If George knew Relia …

Published 5:13 pm Wednesday, February 9, 2005

By Staff
If President Bush could see Relia Lee in action, he'd change his budget proposal.
Upward Bound provides mentoring and enrichment activities for potential first-generation college students. Participation also is based on family income. Upward Bound's sister middle-school program, Talent Search, also gets the axe in Bush's budget proposal.
JDCC's Upward Bound program serves 52 selected students from Escambia and Conecuh counties, including students at T.R. Miller, W.S. Neal, Flomaton, Escambia County and Hillcrest high schools.
To the students in the program, their beloved Ms. Lee is part mentor, part family, part disciplinarian. She sets high expectations for the students, and they don't want to disappoint her.
In an interview last summer, 2004 W.S. Neal Valedictorian Timiya Nolan talked about how the program helped her overcome her shyness.
Miss Nolan went on to earn scholarships totaling $39,340.
LaSharra Lee, who graduated from T.R. Miller last year, said, "If you want to be successful in life, Upward Bound is the best place for you to be in high school."
Statistics prove what students testify: Upward Bound works. More than 98 percent of those in the local program graduate from high school. Ninety percent go on to enroll in college and 8.5 percent join the Armed Forces. Almost all of those you attend college do so on a scholarship.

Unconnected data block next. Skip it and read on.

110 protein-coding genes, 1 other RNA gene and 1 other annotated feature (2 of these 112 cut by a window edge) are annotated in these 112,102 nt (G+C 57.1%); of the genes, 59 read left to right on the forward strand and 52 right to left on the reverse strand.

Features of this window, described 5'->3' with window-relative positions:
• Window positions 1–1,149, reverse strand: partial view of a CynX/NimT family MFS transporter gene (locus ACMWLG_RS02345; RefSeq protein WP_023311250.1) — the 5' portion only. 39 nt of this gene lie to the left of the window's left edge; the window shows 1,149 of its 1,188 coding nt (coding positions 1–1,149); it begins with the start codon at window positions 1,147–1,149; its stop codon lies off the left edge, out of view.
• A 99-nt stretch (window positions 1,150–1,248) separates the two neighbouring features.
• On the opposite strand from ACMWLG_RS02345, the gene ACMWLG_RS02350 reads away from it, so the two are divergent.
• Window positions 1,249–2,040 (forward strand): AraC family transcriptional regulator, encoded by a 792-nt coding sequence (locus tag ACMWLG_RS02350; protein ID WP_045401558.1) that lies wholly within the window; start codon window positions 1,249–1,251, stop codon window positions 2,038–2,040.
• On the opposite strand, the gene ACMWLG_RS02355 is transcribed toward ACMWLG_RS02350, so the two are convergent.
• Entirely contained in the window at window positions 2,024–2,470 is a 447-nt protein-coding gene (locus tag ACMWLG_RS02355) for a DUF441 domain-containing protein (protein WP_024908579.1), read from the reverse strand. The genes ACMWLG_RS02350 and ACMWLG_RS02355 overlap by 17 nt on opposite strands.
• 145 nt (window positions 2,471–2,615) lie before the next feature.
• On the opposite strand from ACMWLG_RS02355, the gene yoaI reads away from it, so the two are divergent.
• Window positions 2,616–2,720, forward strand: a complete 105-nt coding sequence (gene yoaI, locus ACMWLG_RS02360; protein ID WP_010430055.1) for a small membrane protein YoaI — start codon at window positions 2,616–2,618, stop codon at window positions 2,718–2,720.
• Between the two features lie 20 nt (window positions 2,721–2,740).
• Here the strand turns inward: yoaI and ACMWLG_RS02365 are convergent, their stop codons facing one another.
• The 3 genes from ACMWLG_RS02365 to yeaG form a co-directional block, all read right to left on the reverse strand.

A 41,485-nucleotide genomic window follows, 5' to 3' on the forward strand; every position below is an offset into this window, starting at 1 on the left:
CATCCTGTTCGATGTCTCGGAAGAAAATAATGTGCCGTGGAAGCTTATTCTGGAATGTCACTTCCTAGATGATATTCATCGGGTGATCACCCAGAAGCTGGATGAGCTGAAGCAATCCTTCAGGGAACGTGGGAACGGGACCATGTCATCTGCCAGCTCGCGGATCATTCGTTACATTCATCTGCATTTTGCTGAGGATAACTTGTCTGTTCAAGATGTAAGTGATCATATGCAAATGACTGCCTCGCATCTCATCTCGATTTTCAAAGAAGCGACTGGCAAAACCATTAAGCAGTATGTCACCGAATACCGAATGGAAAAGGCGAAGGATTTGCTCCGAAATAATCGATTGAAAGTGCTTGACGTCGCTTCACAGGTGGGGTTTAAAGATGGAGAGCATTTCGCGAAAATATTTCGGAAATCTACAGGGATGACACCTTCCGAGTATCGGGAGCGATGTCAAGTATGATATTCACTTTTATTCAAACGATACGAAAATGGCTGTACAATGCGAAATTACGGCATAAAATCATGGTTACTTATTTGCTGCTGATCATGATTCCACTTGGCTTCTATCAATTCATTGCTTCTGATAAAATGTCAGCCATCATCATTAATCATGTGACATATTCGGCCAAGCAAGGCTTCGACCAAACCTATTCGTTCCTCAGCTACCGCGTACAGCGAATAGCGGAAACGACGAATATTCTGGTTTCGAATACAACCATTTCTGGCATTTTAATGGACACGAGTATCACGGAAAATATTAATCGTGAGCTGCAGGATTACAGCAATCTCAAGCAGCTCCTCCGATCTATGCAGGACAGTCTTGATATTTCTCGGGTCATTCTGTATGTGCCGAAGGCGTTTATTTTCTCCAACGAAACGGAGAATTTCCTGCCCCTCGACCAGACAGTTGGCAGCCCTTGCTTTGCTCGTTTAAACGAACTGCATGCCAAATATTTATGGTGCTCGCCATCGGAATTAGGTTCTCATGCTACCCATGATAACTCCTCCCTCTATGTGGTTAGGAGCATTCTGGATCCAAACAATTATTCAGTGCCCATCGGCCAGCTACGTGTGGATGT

Several years ago, there was a story floating around JDCC about two former Upward Bound students who became friends as participants of the program. Both of them went to the same college, and one was on an athletic scholarship. The athlete ate his meals with teammates every day. His friend couldn't afford to buy food, so the athlete took him leftovers from the athletic meals.
No doubt, the second young man wanted to be a college graduate very badly. He wanted to be there badly enough that he would go without food if he had to get an education. Upward Bound's positive effects show in this story, too. One student learned to do what he had to do make it; another that he had a responsibility to help others.
JDCC's Upward Bound staff attended a meeting last Friday at the University of Montevallo in which they learned more about the president's FY 05-06 budget.
Supposedly, the president wants to shift funding from Upward Bound to his No Child Left Behind Program.
It seems that Upward Bound is already working to prevent students from being left behind. Let's not ruin a good thing.
Michele Gerlach is the publisher of The Brewton Standard. She can be contacted at michele.gerlach@brewtonstandard.com or 25.867.4876.